Dating back to 2006 and the arrivals of Brees and Payton in the Crescent City (including playoffs), the club has scored 30 or more points in 59-of-120 total contests…
The Bad News: It’s hard to overcome a bad defense and even harder to make up for one that makes unwanted history. The 2012 Saints allowed an eye-popping 7,042 total yards to opponents, the most in one season in NFL annals.
As for the previous record, it was set more than 30 years ago by the then-Baltimore Colts, who allowed a whopping 6,793 yards of total offense during their 2-14 season of 1981…
While Drew Brees not only led the NFL this past season in passing yards and touchdown passes (43), he also tied for the NFL lead with 19 interceptions, a feat equaled by Cowboys’ quarterback Tony Romo. Five of those interceptions came in a Week 13 Thursday night loss to the Falcons, a game which also saw Brees’ NFL record streak of games with at least one touchdown pass end at 54…
Tampa Bay Buccaneers (7-9)
The Good News: After starting 4-2 in 2011, the Buccaneers lost their final 10 contests and it was the end of the Raheem Morris Era in Tampa.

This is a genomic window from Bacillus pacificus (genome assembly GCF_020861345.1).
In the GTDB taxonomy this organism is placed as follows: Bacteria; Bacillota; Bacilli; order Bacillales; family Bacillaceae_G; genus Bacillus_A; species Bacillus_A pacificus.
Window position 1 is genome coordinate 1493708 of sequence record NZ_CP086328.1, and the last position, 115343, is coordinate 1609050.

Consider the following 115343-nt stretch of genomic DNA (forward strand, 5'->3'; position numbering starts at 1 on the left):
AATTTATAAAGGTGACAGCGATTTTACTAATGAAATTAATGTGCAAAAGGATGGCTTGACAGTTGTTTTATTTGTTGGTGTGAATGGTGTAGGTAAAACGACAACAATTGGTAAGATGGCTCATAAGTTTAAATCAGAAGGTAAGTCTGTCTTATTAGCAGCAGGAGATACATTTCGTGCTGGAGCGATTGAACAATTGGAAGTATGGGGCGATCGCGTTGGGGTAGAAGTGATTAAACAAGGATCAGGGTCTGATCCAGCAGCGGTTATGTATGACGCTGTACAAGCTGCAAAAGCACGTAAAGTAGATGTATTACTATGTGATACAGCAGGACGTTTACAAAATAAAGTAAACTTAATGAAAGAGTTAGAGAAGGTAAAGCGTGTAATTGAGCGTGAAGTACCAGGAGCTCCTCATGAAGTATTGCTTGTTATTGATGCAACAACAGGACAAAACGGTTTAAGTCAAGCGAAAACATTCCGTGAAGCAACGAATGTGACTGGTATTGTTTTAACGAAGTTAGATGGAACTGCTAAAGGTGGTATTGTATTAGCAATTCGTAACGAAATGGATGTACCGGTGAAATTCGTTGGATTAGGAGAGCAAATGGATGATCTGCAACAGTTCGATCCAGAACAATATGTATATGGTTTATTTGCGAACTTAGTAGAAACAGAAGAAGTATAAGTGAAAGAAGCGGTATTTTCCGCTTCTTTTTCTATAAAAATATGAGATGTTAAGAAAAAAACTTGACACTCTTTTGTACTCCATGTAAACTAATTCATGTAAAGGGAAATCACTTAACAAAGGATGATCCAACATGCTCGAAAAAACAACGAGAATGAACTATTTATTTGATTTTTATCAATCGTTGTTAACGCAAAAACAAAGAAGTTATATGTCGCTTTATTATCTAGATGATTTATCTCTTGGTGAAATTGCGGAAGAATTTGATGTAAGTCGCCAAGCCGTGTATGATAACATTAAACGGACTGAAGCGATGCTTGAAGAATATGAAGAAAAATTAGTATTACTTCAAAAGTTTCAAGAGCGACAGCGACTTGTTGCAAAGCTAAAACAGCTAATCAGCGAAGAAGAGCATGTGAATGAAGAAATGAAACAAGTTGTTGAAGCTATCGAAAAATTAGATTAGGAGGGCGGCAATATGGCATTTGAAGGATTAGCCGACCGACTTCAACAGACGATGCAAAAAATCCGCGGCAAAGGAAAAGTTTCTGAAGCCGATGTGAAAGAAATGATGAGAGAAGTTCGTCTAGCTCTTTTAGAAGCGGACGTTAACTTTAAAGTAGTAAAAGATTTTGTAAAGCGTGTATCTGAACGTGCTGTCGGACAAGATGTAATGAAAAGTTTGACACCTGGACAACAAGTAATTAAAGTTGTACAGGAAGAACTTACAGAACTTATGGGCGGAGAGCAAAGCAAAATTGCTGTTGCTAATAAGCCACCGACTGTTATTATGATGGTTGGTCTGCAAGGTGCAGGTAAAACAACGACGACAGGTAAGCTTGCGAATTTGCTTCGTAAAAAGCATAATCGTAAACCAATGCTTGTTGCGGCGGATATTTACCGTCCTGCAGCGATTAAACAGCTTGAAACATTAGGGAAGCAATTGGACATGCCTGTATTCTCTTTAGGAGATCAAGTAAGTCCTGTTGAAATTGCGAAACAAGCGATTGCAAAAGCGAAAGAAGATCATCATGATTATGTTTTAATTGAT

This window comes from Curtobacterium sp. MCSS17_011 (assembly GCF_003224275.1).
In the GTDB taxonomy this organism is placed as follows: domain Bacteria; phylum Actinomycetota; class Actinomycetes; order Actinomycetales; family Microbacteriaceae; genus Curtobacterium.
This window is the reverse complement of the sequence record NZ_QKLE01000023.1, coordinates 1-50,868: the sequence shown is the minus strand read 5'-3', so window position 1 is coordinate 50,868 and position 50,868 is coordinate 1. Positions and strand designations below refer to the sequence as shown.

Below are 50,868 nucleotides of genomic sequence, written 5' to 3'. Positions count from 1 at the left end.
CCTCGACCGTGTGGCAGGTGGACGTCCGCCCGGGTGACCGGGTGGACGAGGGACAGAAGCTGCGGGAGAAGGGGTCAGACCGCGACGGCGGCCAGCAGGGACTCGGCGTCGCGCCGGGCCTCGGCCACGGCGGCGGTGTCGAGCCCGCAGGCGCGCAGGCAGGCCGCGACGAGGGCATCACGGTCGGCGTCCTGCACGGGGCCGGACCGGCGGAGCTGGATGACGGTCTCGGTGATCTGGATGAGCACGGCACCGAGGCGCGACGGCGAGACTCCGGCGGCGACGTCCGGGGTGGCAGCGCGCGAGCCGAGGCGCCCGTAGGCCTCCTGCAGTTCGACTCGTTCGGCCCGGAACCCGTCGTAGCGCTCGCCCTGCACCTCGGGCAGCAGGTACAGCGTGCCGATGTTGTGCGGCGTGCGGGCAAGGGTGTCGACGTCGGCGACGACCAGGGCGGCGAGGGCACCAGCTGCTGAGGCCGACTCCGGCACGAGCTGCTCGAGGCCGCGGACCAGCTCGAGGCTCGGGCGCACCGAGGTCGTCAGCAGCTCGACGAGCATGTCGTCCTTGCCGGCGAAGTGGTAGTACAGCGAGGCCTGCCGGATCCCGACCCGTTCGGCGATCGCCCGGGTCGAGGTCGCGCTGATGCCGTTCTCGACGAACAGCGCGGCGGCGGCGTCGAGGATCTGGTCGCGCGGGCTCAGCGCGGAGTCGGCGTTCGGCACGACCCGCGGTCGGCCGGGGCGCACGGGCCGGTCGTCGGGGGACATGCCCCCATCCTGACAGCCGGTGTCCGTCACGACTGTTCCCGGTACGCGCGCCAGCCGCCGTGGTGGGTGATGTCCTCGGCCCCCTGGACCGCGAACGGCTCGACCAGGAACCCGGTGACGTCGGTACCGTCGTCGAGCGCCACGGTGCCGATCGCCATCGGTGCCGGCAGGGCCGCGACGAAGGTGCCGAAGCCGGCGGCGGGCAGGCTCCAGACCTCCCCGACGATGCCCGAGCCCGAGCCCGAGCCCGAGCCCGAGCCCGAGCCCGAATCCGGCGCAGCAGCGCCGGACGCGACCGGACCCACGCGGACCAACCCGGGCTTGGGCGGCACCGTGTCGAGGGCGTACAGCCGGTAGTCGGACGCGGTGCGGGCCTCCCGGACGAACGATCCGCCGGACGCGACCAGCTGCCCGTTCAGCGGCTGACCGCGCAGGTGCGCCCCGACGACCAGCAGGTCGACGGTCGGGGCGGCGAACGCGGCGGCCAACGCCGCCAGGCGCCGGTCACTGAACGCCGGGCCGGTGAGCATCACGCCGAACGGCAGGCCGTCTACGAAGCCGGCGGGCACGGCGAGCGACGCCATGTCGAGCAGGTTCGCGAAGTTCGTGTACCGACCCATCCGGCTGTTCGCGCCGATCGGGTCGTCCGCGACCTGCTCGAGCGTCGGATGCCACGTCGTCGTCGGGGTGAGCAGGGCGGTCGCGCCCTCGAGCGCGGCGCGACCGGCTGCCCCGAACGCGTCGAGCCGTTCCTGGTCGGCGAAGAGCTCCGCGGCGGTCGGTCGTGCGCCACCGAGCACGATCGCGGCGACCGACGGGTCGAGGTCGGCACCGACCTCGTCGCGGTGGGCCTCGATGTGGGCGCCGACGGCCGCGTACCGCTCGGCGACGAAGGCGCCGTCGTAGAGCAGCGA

Enter head coach Greg Schiano, who won more game in the first two-plus months than the team managed during all of the previous season. Despite another late-season skid, the Bucs did improve three games in the win-loss column and ended the season with a road win over the NFC South champion Falcons…
While the Buccaneers still have plenty of work to do on the defensive side of the football, there was some progress made in some areas. After finishing dead last in the league in rushing defense a year earlier, no team gave up fewer yards on the ground this past season than Tampa (although some of that could be the result of the NFL’s worst pass defense in 2012).
Still, after giving up 494 points in 2011, the Bucs did stop … some of that, allowing exactly 100 fewer points (394) during Schiano’s first season…
The Bad News: Since finishing 12-4 in 2002 and capturing Super Bowl XXXVII, the Buccaneers are a combined 69-91 in the regular season and haven’t been to the playoffs since 2007.
Over that 10-year stretch, the franchise has had only four winning seasons and made just two playoff appearances in 2005 and ’07, both resulting in losses…
Although quarterback Josh Freeman finished with 10 more touchdown passes (27) than interceptions (17) this past season, a late slump put a bit of a damper on those final figures. Freeman threw for only two scores compared to nine interceptions in his final three games of 2012 after serving up 25 touchdown passes and only 8 interceptions in his first 13 outings last season…